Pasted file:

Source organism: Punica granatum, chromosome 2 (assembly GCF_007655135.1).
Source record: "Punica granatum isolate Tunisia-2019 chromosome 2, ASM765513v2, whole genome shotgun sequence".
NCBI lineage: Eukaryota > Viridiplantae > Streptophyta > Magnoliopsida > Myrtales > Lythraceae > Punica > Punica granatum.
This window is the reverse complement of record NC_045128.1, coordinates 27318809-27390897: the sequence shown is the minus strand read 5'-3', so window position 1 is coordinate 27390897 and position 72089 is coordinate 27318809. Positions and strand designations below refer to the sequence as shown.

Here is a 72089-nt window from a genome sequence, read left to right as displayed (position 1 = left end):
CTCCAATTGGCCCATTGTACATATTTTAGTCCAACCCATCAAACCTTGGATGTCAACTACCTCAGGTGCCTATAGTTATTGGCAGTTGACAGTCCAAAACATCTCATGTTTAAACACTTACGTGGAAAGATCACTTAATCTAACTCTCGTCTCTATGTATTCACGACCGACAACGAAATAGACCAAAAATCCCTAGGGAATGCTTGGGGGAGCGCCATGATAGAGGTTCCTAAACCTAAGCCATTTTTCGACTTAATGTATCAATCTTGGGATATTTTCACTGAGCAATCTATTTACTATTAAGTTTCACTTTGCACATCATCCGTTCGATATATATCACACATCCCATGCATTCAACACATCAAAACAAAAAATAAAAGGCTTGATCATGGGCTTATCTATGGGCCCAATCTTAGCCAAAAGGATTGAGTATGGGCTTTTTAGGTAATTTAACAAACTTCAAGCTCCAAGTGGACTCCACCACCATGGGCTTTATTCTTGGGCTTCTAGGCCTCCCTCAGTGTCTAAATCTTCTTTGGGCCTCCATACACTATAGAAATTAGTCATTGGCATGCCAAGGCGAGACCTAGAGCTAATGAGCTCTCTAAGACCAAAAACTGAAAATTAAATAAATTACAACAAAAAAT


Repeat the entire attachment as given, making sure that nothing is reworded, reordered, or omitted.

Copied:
Source organism: Punica granatum, chromosome 2 (assembly GCF_007655135.1).
Source record: "Punica granatum isolate Tunisia-2019 chromosome 2, ASM765513v2, whole genome shotgun sequence".
NCBI lineage: Eukaryota > Viridiplantae > Streptophyta > Magnoliopsida > Myrtales > Lythraceae > Punica > Punica granatum.
This window is the reverse complement of record NC_045128.1, coordinates 27318809-27390897: the sequence shown is the minus strand read 5'-3', so window position 1 is coordinate 27390897 and position 72089 is coordinate 27318809. Positions and strand designations below refer to the sequence as shown.

Here is a 72089-nt window from a genome sequence, read left to right as displayed (position 1 = left end):
CTCCAATTGGCCCATTGTACATATTTTAGTCCAACCCATCAAACCTTGGATGTCAACTACCTCAGGTGCCTATAGTTATTGGCAGTTGACAGTCCAAAACATCTCATGTTTAAACACTTACGTGGAAAGATCACTTAATCTAACTCTCGTCTCTATGTATTCACGACCGACAACGAAATAGACCAAAAATCCCTAGGGAATGCTTGGGGGAGCGCCATGATAGAGGTTCCTAAACCTAAGCCATTTTTCGACTTAATGTATCAATCTTGGGATATTTTCACTGAGCAATCTATTTACTATTAAGTTTCACTTTGCACATCATCCGTTCGATATATATCACACATCCCATGCATTCAACACATCAAAACAAAAAATAAAAGGCTTGATCATGGGCTTATCTATGGGCCCAATCTTAGCCAAAAGGATTGAGTATGGGCTTTTTAGGTAATTTAACAAACTTCAAGCTCCAAGTGGACTCCACCACCATGGGCTTTATTCTTGGGCTTCTAGGCCTCCCTCAGTGTCTAAATCTTCTTTGGGCCTCCATACACTATAGAAATTAGTCATTGGCATGCCAAGGCGAGACCTAGAGCTAATGAGCTCTCTAAGACCAAAAACTGAAAATTAAATAAATTACAACAAAAAAT